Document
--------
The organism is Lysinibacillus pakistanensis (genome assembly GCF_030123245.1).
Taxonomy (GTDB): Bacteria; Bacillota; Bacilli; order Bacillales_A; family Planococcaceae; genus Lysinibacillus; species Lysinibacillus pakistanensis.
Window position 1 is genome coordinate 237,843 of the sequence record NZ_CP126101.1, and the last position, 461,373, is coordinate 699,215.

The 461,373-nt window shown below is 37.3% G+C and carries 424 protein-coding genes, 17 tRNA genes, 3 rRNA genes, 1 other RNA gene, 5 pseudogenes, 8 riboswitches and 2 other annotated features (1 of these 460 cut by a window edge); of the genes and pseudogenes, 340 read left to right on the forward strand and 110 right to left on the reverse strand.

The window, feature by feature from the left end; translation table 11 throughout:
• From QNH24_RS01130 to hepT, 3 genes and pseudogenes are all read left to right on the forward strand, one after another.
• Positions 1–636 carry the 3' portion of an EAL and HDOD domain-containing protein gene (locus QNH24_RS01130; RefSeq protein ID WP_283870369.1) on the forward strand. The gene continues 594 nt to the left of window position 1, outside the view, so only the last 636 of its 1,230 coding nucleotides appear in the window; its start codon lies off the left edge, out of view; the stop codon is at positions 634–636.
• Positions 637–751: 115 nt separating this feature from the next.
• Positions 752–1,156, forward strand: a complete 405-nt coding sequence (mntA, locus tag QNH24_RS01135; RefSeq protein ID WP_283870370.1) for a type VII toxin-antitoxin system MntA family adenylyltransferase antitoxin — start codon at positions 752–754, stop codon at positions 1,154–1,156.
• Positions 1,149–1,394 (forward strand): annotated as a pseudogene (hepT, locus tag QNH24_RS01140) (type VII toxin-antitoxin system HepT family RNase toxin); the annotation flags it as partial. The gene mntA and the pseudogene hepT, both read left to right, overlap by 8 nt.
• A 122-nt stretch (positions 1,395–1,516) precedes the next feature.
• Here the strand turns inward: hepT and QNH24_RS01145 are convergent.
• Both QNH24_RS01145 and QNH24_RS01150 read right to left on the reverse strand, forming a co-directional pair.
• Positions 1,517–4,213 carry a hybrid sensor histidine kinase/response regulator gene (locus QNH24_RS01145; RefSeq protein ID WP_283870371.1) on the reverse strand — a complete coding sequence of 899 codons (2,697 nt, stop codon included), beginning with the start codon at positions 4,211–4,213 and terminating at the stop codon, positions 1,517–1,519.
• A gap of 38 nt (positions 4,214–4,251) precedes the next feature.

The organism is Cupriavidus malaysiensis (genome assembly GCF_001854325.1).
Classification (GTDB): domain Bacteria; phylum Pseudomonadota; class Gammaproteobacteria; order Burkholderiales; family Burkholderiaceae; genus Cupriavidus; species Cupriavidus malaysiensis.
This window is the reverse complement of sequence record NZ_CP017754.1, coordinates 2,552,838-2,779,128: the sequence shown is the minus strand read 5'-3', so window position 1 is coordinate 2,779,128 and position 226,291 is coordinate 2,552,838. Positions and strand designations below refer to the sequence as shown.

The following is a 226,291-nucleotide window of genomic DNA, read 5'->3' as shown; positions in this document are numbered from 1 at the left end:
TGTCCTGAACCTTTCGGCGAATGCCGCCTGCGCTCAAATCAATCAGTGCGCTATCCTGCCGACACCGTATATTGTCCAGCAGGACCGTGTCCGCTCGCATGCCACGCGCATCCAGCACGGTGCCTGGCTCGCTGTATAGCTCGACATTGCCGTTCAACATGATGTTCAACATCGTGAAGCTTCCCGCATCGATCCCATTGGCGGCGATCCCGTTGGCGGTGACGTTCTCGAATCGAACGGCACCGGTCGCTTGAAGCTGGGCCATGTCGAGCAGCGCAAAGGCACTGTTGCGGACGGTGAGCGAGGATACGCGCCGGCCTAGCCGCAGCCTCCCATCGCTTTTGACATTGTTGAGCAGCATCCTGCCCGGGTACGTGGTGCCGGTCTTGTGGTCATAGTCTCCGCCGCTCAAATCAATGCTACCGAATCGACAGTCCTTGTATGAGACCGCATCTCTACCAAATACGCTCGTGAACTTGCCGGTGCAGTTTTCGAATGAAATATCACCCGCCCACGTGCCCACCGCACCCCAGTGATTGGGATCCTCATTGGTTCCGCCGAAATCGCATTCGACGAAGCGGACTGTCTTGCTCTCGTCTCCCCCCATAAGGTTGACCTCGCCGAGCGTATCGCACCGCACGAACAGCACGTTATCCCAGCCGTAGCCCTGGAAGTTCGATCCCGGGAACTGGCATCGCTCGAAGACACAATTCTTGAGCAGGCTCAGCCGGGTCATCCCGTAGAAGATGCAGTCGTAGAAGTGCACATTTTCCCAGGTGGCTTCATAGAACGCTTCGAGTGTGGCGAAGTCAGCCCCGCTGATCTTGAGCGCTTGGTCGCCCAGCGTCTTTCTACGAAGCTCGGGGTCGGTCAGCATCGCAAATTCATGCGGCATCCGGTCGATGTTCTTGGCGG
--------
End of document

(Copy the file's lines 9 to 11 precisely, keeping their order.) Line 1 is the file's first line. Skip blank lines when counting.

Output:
• Positions 752–1,156, forward strand: a complete 405-nt coding sequence (mntA, locus tag QNH24_RS01135; RefSeq protein ID WP_283870370.1) for a type VII toxin-antitoxin system MntA family adenylyltransferase antitoxin — start codon at positions 752–754, stop codon at positions 1,154–1,156.
• Positions 1,149–1,394 (forward strand): annotated as a pseudogene (hepT, locus tag QNH24_RS01140) (type VII toxin-antitoxin system HepT family RNase toxin); the annotation flags it as partial. The gene mntA and the pseudogene hepT, both read left to right, overlap by 8 nt.
• A 122-nt stretch (positions 1,395–1,516) precedes the next feature.